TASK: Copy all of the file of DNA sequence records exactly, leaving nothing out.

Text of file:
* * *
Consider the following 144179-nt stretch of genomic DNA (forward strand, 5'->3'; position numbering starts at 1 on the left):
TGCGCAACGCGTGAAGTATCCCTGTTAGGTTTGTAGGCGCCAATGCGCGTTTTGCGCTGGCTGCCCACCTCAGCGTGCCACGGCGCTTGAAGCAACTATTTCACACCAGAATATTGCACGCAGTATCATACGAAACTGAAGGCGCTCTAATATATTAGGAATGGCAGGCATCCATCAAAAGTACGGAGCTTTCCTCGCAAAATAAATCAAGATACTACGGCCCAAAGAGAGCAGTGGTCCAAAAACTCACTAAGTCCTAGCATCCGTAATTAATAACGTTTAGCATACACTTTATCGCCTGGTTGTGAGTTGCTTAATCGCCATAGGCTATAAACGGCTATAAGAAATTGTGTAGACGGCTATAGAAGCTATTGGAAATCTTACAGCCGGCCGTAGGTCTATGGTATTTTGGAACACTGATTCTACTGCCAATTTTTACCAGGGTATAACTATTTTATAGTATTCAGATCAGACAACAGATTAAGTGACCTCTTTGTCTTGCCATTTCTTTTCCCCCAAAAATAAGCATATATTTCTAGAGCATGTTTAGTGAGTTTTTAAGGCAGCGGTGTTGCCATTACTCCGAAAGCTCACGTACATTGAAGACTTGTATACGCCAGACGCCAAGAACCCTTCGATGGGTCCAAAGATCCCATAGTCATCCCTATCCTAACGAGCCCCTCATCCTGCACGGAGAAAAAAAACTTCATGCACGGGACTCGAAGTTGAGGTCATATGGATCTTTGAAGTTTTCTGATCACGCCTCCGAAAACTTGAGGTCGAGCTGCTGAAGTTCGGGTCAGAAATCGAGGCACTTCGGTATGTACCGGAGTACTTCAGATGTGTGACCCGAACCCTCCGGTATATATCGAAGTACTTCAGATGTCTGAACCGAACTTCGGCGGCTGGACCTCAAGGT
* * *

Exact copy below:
Consider the following 144179-nt stretch of genomic DNA (forward strand, 5'->3'; position numbering starts at 1 on the left):
TGCGCAACGCGTGAAGTATCCCTGTTAGGTTTGTAGGCGCCAATGCGCGTTTTGCGCTGGCTGCCCACCTCAGCGTGCCACGGCGCTTGAAGCAACTATTTCACACCAGAATATTGCACGCAGTATCATACGAAACTGAAGGCGCTCTAATATATTAGGAATGGCAGGCATCCATCAAAAGTACGGAGCTTTCCTCGCAAAATAAATCAAGATACTACGGCCCAAAGAGAGCAGTGGTCCAAAAACTCACTAAGTCCTAGCATCCGTAATTAATAACGTTTAGCATACACTTTATCGCCTGGTTGTGAGTTGCTTAATCGCCATAGGCTATAAACGGCTATAAGAAATTGTGTAGACGGCTATAGAAGCTATTGGAAATCTTACAGCCGGCCGTAGGTCTATGGTATTTTGGAACACTGATTCTACTGCCAATTTTTACCAGGGTATAACTATTTTATAGTATTCAGATCAGACAACAGATTAAGTGACCTCTTTGTCTTGCCATTTCTTTTCCCCCAAAAATAAGCATATATTTCTAGAGCATGTTTAGTGAGTTTTTAAGGCAGCGGTGTTGCCATTACTCCGAAAGCTCACGTACATTGAAGACTTGTATACGCCAGACGCCAAGAACCCTTCGATGGGTCCAAAGATCCCATAGTCATCCCTATCCTAACGAGCCCCTCATCCTGCACGGAGAAAAAAAACTTCATGCACGGGACTCGAAGTTGAGGTCATATGGATCTTTGAAGTTTTCTGATCACGCCTCCGAAAACTTGAGGTCGAGCTGCTGAAGTTCGGGTCAGAAATCGAGGCACTTCGGTATGTACCGGAGTACTTCAGATGTGTGACCCGAACCCTCCGGTATATATCGAAGTACTTCAGATGTCTGAACCGAACTTCGGCGGCTGGACCTCAAGGT